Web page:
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Once again we see a symptom of a larger problem and once again the media fuels the fire of a stereotypical payor (i.e. dad). The larger problem, IMO, is the divorce laws, family law and CSG are ill-thought out messes.

One of the intangible human factors in all this is that men are completely afraid of the courts and the system.

Off the top of my head, lets look at some of the unevenness in income disclosure, court orders, CSG, etc.

So, it stands to reason that the payor must increase payment when income goes up (as per the SCC) and for that matter, common sense. Having not read the decision, did they also state that payments automatically go down when income decreases? What about losing your job? Having read several cases and personal experiences, having a decrease in income or losing your job usually equates to NO CHANGE in support. Judges love to impute income and so on.

Interesting too how legal fees for raising support are tax deductable. Lowering support is not.

Lets skip on over to the FRO. On there FAQ page they state:

What is the Family Responsibility Office?
The Family Responsibility Office (FRO) works under the authority of the Family Responsibility and Support Arrears Enforcement Act, 1996. Its role is to help support payments flow from payors (people who make support payments) to recipients (people who receive them).

What does the Family Responsibility Office do?
The Family Responsibility Office (FRO) receives every support order made by a court in Ontario and enforces the amounts owed under the order.
The FRO has the legal authority to collect court-ordered support payments and arrears of support and to take any of the following enforcement actions against those parents who do not meet their support responsibilities:

Okay... so everyone must go back to adjust their court order (since the system has no inherent mechanism to make adjustments). Once again, income up, support up, income down... not so black and white.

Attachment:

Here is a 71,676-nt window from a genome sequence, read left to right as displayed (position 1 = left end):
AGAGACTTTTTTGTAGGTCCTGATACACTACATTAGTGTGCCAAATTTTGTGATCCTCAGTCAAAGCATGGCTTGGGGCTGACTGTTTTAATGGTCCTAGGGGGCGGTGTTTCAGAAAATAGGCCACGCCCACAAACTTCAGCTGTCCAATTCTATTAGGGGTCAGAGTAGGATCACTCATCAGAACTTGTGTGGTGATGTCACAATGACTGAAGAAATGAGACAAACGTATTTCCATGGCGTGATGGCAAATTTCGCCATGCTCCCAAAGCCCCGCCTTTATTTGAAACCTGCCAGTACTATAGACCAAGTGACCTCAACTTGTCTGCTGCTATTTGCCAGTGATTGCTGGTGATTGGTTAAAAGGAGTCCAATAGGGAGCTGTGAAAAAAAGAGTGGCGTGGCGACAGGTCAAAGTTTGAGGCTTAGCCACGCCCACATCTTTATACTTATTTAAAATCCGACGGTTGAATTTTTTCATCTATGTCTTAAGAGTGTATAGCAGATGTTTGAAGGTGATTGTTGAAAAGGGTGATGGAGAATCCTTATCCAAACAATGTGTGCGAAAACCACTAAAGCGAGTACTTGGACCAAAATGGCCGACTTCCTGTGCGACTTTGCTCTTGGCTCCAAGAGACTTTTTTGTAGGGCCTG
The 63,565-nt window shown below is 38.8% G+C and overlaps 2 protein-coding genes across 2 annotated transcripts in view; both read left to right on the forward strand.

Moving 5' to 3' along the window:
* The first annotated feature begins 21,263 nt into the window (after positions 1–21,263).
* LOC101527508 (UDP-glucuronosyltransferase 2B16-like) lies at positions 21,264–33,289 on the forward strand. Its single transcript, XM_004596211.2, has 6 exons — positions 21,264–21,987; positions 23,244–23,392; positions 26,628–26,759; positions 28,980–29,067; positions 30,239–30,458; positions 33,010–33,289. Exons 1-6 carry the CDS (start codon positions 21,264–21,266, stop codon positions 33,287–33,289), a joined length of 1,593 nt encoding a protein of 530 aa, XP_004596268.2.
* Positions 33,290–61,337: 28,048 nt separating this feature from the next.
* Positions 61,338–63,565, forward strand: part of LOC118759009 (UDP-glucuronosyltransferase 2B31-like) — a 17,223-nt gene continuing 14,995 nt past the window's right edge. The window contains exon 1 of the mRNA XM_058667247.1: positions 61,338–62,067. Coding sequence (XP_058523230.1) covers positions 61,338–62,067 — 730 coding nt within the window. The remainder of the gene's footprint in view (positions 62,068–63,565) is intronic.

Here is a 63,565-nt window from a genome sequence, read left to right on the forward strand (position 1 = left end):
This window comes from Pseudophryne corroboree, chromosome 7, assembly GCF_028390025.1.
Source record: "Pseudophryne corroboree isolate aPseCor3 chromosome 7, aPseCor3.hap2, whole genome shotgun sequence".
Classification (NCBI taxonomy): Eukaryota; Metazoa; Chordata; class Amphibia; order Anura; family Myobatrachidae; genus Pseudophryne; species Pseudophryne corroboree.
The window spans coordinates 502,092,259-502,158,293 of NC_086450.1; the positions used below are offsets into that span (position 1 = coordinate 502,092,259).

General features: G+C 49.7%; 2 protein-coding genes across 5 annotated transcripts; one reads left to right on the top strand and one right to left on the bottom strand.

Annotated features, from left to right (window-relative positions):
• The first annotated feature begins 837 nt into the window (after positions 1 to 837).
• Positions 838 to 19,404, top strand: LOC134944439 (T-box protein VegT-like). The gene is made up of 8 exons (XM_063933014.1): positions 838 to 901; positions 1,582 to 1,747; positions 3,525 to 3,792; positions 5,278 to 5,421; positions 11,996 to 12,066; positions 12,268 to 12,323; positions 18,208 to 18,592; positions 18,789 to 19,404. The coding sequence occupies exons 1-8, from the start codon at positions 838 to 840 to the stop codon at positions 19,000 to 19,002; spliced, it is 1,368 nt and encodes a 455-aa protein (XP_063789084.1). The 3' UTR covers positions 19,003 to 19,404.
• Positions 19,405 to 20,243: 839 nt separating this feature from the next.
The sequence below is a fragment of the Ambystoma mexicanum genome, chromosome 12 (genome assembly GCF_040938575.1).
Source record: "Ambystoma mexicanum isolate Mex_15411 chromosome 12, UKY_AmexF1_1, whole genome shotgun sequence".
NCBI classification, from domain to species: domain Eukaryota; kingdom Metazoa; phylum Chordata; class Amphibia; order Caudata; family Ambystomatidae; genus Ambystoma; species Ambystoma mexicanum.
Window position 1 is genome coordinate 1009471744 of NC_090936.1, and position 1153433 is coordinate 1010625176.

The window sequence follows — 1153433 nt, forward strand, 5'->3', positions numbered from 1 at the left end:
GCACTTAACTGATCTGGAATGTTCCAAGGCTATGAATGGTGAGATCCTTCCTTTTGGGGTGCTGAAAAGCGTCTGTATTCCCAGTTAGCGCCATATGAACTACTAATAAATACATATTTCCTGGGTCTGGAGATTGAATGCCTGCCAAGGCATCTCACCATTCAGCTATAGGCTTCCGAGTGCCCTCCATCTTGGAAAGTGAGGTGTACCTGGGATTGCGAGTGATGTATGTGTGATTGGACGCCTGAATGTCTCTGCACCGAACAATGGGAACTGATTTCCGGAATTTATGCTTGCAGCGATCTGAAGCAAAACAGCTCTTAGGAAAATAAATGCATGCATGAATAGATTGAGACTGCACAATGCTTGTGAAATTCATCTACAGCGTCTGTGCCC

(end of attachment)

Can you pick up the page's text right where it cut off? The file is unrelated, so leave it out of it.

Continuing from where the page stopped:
Or, lets say you reduce you support due to reduced income. Well, thats a no-no with the FRO. You are now in arrears! No where on the site could I find information regarding reduced income or any form to indicate reduced income.

Also, child support awards (the table amount) are increasingly getting bigger and bigger. Yikes... it is about $500 per child. And it just went up.

I think they need to look at the entire picture here... not just some guys following the court order.
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Old 07-31-2006, 11:51 AM
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Decent Dad:

Everything you are mentioning points to why this decision though on the surface upholds a moral requirement for a payor to report income increases voluntarily, creates a framework for increased litigation on a case by case basis and a policy quagmire for the Government of Canada. The only way to ensure 100% compliance is to have everyone reporting their income to MEP, but there is no agreement with the provinces on how that would work and who would foot the bill. I wouldn't be surprised if the whole issue is re-examined.
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Old 07-31-2006, 11:51 AM
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D.B.S. v. S.R.G. is certainly interesting. Full of double-standards...

Lines like this:

" Finally, she remarked that even if the award might not have helped the children, the potential it had to compensate the mother for her past sacrifices should have been considered."

Wow... does that not scream back-door alimony. So now CS is to compensate the mother. Interesting... Again, uneven implementation.
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Old 07-31-2006, 11:57 AM
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I'm a bit unclear on this ruling. Do I have to tell my ex how much of a raise I get everytime I get one? If so do I adjust the child support payment myself or do I still need to get it done through the courts. There is already a huge backlog, this will only tie the courts up even more.
Furthermore, As was mentioned in earlier posts what happens if my income reduces as a result of me being to stressed out to work, and I have to go on WSIB.